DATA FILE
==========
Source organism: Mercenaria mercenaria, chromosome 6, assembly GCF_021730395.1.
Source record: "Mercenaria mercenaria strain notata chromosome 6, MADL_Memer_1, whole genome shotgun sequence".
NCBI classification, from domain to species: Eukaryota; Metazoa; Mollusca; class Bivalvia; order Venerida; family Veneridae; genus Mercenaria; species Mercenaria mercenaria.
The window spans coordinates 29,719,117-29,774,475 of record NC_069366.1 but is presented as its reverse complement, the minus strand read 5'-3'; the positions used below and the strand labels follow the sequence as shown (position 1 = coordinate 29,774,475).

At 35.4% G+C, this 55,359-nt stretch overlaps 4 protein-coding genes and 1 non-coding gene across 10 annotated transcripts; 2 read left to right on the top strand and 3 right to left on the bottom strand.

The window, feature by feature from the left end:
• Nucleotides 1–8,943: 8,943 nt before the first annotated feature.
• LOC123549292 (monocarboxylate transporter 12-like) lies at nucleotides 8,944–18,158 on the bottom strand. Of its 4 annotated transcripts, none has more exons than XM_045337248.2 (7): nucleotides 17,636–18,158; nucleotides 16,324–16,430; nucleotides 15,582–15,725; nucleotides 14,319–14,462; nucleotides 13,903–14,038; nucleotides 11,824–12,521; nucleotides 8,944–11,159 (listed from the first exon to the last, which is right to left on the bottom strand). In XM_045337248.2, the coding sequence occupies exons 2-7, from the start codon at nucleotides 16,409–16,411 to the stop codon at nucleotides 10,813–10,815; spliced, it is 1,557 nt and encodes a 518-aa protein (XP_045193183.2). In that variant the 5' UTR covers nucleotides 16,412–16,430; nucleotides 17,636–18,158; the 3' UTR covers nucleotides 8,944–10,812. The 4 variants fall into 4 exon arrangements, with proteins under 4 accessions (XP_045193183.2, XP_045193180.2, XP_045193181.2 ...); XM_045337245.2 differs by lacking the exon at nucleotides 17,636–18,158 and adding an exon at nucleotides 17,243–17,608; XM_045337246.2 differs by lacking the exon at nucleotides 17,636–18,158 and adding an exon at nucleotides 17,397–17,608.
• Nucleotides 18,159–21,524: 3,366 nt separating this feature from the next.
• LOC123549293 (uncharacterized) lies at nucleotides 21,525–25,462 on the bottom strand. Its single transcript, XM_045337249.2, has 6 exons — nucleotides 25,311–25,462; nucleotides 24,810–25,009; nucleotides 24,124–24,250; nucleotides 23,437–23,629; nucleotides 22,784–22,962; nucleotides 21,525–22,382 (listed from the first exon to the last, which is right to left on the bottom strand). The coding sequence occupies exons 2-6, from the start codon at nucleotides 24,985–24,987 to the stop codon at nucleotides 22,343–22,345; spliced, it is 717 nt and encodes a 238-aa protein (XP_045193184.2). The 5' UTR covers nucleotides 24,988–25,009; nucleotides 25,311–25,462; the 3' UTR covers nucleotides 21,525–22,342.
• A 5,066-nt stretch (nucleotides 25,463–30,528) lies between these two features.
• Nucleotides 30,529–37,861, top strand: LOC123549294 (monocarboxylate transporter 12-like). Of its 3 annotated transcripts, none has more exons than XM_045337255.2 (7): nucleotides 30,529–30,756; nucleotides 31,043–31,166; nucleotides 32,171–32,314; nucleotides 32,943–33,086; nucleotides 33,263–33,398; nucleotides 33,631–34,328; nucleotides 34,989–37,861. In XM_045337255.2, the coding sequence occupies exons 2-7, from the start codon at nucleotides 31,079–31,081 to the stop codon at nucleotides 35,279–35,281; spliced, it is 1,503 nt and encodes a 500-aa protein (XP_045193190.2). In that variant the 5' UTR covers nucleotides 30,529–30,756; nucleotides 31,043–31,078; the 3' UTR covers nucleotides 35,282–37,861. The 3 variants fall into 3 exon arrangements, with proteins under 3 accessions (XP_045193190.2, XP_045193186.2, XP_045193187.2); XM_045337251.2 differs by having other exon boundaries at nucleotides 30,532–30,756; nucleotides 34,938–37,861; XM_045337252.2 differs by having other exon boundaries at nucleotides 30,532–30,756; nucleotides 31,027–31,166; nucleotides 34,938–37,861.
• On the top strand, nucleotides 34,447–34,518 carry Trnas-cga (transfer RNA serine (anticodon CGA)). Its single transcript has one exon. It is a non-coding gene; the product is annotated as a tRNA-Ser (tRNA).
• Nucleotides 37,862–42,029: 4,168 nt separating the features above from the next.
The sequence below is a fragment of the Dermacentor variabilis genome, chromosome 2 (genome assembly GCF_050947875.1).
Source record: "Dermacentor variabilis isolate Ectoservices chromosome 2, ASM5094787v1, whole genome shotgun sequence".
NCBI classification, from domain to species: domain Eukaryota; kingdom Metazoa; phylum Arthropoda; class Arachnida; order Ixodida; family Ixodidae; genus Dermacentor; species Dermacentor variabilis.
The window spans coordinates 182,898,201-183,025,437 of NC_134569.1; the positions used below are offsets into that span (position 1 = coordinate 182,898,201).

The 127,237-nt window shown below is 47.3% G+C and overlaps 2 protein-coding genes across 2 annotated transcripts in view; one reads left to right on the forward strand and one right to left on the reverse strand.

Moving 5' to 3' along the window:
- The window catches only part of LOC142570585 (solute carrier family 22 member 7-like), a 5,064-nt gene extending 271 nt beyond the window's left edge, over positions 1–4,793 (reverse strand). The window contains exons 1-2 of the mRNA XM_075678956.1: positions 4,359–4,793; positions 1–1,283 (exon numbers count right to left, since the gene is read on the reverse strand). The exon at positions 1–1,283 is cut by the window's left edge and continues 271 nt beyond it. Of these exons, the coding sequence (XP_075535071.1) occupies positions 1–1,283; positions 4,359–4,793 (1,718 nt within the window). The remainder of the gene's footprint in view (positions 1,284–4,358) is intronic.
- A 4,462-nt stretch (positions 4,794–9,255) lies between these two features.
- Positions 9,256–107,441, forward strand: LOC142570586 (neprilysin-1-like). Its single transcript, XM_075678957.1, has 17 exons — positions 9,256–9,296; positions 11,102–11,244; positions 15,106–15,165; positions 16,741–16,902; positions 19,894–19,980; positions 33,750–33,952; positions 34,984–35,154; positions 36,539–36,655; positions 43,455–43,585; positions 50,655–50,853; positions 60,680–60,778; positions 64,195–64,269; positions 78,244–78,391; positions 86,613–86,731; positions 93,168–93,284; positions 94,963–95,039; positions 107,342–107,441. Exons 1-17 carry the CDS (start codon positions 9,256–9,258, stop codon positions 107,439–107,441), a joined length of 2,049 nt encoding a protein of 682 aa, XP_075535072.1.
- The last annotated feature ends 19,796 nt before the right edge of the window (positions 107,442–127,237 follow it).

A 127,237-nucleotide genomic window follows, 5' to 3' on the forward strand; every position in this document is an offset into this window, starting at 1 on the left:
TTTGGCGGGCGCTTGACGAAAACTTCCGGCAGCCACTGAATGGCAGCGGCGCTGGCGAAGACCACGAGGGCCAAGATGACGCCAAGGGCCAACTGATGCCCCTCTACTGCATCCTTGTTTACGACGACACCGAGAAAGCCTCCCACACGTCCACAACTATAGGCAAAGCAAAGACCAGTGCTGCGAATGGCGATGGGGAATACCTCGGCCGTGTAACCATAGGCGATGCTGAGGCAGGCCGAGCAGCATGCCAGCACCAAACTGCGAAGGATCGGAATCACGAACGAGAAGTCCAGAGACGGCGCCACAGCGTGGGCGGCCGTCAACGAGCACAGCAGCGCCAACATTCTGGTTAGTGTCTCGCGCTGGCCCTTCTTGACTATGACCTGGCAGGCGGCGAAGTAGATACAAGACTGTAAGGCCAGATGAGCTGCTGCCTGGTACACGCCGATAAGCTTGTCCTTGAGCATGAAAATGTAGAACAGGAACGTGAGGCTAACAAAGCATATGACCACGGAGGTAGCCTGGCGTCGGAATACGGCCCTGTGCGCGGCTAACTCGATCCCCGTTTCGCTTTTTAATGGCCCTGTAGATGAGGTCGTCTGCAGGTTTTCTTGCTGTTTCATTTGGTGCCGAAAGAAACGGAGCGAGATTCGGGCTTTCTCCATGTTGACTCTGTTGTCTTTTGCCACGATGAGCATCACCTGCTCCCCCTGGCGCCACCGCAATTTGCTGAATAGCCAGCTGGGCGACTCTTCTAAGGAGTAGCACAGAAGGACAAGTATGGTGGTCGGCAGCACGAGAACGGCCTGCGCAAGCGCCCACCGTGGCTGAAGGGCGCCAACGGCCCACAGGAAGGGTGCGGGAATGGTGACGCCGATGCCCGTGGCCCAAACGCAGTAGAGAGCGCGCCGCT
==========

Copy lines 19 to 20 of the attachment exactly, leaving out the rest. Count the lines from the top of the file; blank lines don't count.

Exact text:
The 127,237-nt window shown below is 47.3% G+C and overlaps 2 protein-coding genes across 2 annotated transcripts in view; one reads left to right on the forward strand and one right to left on the reverse strand.

Moving 5' to 3' along the window: